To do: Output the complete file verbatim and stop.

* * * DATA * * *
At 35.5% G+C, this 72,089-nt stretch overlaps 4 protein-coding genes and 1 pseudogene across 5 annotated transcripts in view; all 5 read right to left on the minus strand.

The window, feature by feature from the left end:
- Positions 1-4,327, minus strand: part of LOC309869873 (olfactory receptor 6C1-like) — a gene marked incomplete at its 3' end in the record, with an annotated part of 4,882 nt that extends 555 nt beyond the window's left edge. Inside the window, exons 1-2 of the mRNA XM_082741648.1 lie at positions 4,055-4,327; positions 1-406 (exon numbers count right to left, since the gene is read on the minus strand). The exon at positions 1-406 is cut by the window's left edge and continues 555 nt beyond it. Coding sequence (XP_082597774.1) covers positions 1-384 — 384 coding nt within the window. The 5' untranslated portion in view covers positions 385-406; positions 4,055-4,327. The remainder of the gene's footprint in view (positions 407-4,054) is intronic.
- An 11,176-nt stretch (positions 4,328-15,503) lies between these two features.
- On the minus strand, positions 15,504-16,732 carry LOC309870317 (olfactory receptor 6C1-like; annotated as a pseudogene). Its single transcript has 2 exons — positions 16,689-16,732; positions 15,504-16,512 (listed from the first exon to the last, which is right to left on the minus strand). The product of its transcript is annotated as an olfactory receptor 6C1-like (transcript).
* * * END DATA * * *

At 35.5% G+C, this 72,089-nt stretch overlaps 4 protein-coding genes and 1 pseudogene across 5 annotated transcripts in view; all 5 read right to left on the minus strand.

The window, feature by feature from the left end:
- Positions 1-4,327, minus strand: part of LOC309869873 (olfactory receptor 6C1-like) — a gene marked incomplete at its 3' end in the record, with an annotated part of 4,882 nt that extends 555 nt beyond the window's left edge. Inside the window, exons 1-2 of the mRNA XM_082741648.1 lie at positions 4,055-4,327; positions 1-406 (exon numbers count right to left, since the gene is read on the minus strand). The exon at positions 1-406 is cut by the window's left edge and continues 555 nt beyond it. Coding sequence (XP_082597774.1) covers positions 1-384 — 384 coding nt within the window. The 5' untranslated portion in view covers positions 385-406; positions 4,055-4,327. The remainder of the gene's footprint in view (positions 407-4,054) is intronic.
- An 11,176-nt stretch (positions 4,328-15,503) lies between these two features.
- On the minus strand, positions 15,504-16,732 carry LOC309870317 (olfactory receptor 6C1-like; annotated as a pseudogene). Its single transcript has 2 exons — positions 16,689-16,732; positions 15,504-16,512 (listed from the first exon to the last, which is right to left on the minus strand). The product of its transcript is annotated as an olfactory receptor 6C1-like (transcript).